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BUSINESS GUARDIAN www.guardian.co.tt MAY 2013 • WEEK TWO
SALTO, Brazil - Brazil, an up-and-coming
agricultural superpower with abundant fertile
land, is struggling to provide consistently
affordable food for its population.
To understand how, consider the tomato.
Prices of the red fruit shot up 122 per cent
in March from a year earlier, putting it on the
cover of two national magazines, spurring
reports of tomato trafficking from Argentina
and igniting national outrage over how any
produce could possibly cost more in the tropics
than in, say, frigid Alaska.
Brazil s output of export commodity crops
like soybeans, corn, sugar and coffee is growing
faster than anywhere in the world, and no one
is warning of an imminent food shortage in
a country so rich in natural resources.
But Latin America s largest economy is
increasingly becoming a tale of two contrasting
agriculture policies. Export crops are a model
of technological prowess and high yields while
the farms responsible for feeding a growing
consumer class have remained much the same
for decades: mostly small and family-run.
Weighed down by debt, vulnerable to weather damage
and squeezed out of their lands by the commodity crops,
these farms are the first link in a long chain of inef-
ficiencies that made food prices soar in a country still
scarred by its long history of runaway inflation - com-
plicating President Dilma Rousseff s efforts to rekindle
"Brazil is only concerned about the agriculture that
affects our trade balance," said Cyro Cury, who grows
ten kinds of tomatoes on a farm an hour outside Sao
Paulo, South America s biggest city.
"There is no strategy, no regional statistics. We don t
deserve to be called the world s bread basket, we don t
have the right policies for that," he said while examining
freshly harvested tomatoes from the dozen greenhouses
Some of the problems facing the small farms clustered
around Brazil s largest cities, such as scarce labour and
poor transport lines, are also felt by manufacturers and
entrepreneurs. They make up part of the so-called Brazil
cost that has choked economic growth and made doing
business here so expensive.
Brazil s government largely blames the recent rise in
tomato, onion and carrot prices - which helped drive
inflation above the upper end of the central bank s target
range in March for the first time in a year and a half
- on seasonal factors it can t control.
"There were climate problems in some regions," sec-
retary of agriculture policy Neri Geller said, suggesting
prices would soon fall. "We have well-defined policies
for these products through credit lines and intervention
through minimum prices."
There is a growing consensus among farmers and
economists, however, that deeper structural issues, not
just irregular rains, leave Brazil vulnerable to oscillating
food prices at a time when few comparable countries
are worried about inflation.
As in many developing countries, food still accounts
for a large chunk of Brazil s consumer price index - 22
per cent - and fresh fruits and vegetables are widely
consumed by all classes.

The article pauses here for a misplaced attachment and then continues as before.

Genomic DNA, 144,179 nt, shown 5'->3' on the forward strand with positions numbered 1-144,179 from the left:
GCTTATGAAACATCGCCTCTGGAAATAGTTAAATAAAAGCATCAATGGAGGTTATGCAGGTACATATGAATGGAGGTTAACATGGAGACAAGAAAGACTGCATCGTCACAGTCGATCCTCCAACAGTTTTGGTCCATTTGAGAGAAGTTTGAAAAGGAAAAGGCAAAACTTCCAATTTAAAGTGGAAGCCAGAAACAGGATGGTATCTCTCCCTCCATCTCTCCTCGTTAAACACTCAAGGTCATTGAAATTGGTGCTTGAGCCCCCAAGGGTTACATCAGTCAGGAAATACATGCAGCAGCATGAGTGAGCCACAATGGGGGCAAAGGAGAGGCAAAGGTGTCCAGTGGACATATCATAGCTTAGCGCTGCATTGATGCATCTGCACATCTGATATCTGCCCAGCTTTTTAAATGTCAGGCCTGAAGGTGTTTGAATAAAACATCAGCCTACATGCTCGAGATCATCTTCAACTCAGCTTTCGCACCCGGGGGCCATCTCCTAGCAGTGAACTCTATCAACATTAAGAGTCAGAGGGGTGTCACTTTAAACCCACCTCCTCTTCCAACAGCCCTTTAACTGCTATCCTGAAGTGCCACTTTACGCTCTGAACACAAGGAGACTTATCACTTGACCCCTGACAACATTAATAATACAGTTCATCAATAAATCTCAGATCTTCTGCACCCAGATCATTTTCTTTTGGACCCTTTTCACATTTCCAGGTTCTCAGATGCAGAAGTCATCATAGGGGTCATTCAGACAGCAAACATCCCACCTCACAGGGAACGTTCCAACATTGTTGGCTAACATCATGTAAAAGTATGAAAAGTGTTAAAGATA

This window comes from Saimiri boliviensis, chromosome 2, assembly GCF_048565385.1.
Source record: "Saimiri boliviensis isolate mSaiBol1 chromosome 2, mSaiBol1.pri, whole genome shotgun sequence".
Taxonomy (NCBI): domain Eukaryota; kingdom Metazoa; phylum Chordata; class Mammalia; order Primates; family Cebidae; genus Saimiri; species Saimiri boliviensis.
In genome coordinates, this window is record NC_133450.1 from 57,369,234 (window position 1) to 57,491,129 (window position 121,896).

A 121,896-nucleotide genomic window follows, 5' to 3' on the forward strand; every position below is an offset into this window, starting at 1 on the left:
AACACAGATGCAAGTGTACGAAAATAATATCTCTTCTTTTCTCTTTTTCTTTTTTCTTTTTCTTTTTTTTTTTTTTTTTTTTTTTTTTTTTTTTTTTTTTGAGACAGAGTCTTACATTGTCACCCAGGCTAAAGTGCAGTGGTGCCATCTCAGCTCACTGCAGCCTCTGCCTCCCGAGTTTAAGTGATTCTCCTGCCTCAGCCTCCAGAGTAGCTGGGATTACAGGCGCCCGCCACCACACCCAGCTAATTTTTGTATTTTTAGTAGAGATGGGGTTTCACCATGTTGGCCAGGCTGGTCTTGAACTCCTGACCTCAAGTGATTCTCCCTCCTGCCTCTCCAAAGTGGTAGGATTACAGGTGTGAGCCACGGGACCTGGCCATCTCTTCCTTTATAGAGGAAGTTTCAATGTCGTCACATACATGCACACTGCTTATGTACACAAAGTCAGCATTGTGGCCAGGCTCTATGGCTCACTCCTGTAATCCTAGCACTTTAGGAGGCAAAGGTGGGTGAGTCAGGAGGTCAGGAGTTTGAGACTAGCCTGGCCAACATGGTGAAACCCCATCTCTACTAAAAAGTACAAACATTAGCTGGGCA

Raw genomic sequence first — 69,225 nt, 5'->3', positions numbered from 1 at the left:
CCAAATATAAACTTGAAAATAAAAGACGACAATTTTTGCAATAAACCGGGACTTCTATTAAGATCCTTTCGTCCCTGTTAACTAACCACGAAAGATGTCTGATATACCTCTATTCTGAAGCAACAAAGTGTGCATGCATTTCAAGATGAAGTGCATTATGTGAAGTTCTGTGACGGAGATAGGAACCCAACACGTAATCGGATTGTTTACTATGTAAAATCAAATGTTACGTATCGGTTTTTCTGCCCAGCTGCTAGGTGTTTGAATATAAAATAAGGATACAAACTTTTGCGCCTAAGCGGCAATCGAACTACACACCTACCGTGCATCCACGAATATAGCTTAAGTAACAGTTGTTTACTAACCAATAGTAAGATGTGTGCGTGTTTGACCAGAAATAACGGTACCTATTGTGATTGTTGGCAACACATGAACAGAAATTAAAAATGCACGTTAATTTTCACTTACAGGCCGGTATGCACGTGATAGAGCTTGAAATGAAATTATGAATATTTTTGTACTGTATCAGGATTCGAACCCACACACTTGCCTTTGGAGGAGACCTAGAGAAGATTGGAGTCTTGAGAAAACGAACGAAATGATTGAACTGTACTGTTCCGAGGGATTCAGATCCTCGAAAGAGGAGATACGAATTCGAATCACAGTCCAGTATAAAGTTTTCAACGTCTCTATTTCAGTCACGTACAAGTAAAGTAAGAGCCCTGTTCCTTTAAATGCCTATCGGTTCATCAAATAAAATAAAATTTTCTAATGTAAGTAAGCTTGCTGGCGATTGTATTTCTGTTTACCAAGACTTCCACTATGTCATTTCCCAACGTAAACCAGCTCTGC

Lack of labour
Chief among the factors spurring high food prices is
a lack of farm workers in a country now enjoying almost
full employment. After years of strong growth, services
companies have lured unskilled workers away from farms
by offering them better perks and a lighter workload,
often inside air-conditioned shops rather than under
the blazing sun.
"Today, the scarcest type of workers in Brazil are the
unskilled workers. Farm workers live just outside the
big cities and have other opportunities," said Mauro
Lopes, an agronomist at the Getulio Vargas Foundation
think tank in Rio de Janeiro.
Unlike the large soy and sugar plantations that are
largely mechanized, well-capitalised and often run by
foreign firms, some 60 per cent of Brazil s vegetable
farms are still family run and rely on manual labour.
Cury, the tomato farmer, said the scarcity of tomatoes
and record prices this season are mainly due to an out-
break of a deadly fungus, fewer seeds planted as farmers
emerge from debt, and the increasing difficulty finding
He says he would have liked to plant tomatoes in
eight more greenhouses this season to help meet surging
demand in Sao Paulo. But he couldn t find the additional
workers for a salary of about 1,000 reais (US$500) a
Brazil is now the world s top producer of sugar, citrus
and coffee, the leading exporter of poultry and beef and
on the verge of becoming the top soybean grower. But
land for non-export crops is increasingly scarce.
Data from statistics agency IBGE shows that the area
planted with rice and beans, staples of the national diet,
has fallen about 30 per cent since 1990, when the pop-
ulation was 25 per cent smaller.
In Sao Paulo state, an economic powerhouse that is
home to 40 million people, cane fields and orange groves
dominate the landscape.
"There is a clear divide in Brazilian agriculture," said
João Pedro Stedile, leader of Brazil s landless peasants
movement, known as MST. "There are 16 million workers
in family farms; they have only 15 per cent of the land,
but grow 80 per cent of what s consumed domestically."
Brazil's food inflation: don't
blame it all on the weather
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